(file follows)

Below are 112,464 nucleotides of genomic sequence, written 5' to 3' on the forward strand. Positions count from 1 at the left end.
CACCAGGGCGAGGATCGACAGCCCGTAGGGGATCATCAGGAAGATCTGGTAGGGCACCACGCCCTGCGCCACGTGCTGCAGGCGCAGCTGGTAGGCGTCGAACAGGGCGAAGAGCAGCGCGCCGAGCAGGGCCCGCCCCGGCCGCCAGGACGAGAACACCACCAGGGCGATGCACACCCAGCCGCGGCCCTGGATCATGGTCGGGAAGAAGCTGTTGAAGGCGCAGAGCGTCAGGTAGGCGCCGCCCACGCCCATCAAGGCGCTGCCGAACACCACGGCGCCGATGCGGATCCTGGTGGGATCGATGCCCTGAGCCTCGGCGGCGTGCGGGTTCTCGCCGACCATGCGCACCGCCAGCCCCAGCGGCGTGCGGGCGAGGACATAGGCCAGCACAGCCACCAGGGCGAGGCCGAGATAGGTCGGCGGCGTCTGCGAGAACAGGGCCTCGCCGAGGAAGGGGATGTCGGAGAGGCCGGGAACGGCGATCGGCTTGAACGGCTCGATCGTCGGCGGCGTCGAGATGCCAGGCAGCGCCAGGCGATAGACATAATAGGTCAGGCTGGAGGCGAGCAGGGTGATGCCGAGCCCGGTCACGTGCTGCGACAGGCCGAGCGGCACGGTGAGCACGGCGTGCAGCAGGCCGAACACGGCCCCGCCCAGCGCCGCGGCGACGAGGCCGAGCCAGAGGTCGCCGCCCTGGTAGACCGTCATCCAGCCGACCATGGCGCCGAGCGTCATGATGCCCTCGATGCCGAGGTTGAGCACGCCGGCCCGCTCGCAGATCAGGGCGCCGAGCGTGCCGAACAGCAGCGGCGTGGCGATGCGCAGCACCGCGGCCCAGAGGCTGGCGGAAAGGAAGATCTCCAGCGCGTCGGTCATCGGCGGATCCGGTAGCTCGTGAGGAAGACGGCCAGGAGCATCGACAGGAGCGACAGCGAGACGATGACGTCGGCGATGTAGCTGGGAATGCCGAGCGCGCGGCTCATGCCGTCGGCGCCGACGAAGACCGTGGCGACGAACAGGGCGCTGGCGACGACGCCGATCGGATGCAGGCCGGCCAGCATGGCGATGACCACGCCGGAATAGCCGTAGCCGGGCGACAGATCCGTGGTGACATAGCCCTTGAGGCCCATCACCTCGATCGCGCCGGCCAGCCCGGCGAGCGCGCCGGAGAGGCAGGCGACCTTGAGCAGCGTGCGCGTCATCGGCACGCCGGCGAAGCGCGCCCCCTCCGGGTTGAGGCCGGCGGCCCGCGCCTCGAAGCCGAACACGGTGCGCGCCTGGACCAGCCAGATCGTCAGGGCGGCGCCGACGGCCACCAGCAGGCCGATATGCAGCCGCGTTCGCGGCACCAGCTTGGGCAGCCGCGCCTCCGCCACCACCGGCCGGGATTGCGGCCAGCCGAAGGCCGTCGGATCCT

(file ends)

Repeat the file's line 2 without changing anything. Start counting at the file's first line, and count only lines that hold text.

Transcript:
CACCAGGGCGAGGATCGACAGCCCGTAGGGGATCATCAGGAAGATCTGGTAGGGCACCACGCCCTGCGCCACGTGCTGCAGGCGCAGCTGGTAGGCGTCGAACAGGGCGAAGAGCAGCGCGCCGAGCAGGGCCCGCCCCGGCCGCCAGGACGAGAACACCACCAGGGCGATGCACACCCAGCCGCGGCCCTGGATCATGGTCGGGAAGAAGCTGTTGAAGGCGCAGAGCGTCAGGTAGGCGCCGCCCACGCCCATCAAGGCGCTGCCGAACACCACGGCGCCGATGCGGATCCTGGTGGGATCGATGCCCTGAGCCTCGGCGGCGTGCGGGTTCTCGCCGACCATGCGCACCGCCAGCCCCAGCGGCGTGCGGGCGAGGACATAGGCCAGCACAGCCACCAGGGCGAGGCCGAGATAGGTCGGCGGCGTCTGCGAGAACAGGGCCTCGCCGAGGAAGGGGATGTCGGAGAGGCCGGGAACGGCGATCGGCTTGAACGGCTCGATCGTCGGCGGCGTCGAGATGCCAGGCAGCGCCAGGCGATAGACATAATAGGTCAGGCTGGAGGCGAGCAGGGTGATGCCGAGCCCGGTCACGTGCTGCGACAGGCCGAGCGGCACGGTGAGCACGGCGTGCAGCAGGCCGAACACGGCCCCGCCCAGCGCCGCGGCGACGAGGCCGAGCCAGAGGTCGCCGCCCTGGTAGACCGTCATCCAGCCGACCATGGCGCCGAGCGTCATGATGCCCTCGATGCCGAGGTTGAGCACGCCGGCCCGCTCGCAGATCAGGGCGCCGAGCGTGCCGAACAGCAGCGGCGTGGCGATGCGCAGCACCGCGGCCCAGAGGCTGGCGGAAAGGAAGATCTCCAGCGCGTCGGTCATCGGCGGATCCGGTAGCTCGTGAGGAAGACGGCCAGGAGCATCGACAGGAGCGACAGCGAGACGATGACGTCGGCGATGTAGCTGGGAATGCCGAGCGCGCGGCTCATGCCGTCGGCGCCGACGAAGACCGTGGCGACGAACAGGGCGCTGGCGACGACGCCGATCGGATGCAGGCCGGCCAGCATGGCGATGACCACGCCGGAATAGCCGTAGCCGGGCGACAGATCCGTGGTGACATAGCCCTTGAGGCCCATCACCTCGATCGCGCCGGCCAGCCCGGCGAGCGCGCCGGAGAGGCAGGCGACCTTGAGCAGCGTGCGCGTCATCGGCACGCCGGCGAAGCGCGCCCCCTCCGGGTTGAGGCCGGCGGCCCGCGCCTCGAAGCCGAACACGGTGCGCGCCTGGACCAGCCAGATCGTCAGGGCGGCGCCGACGGCCACCAGCAGGCCGATATGCAGCCGCGTTCGCGGCACCAGCTTGGGCAGCCGCGCCTCCGCCACCACCGGCCGGGATTGCGGCCAGCCGAAGGCCGTCGGATCCT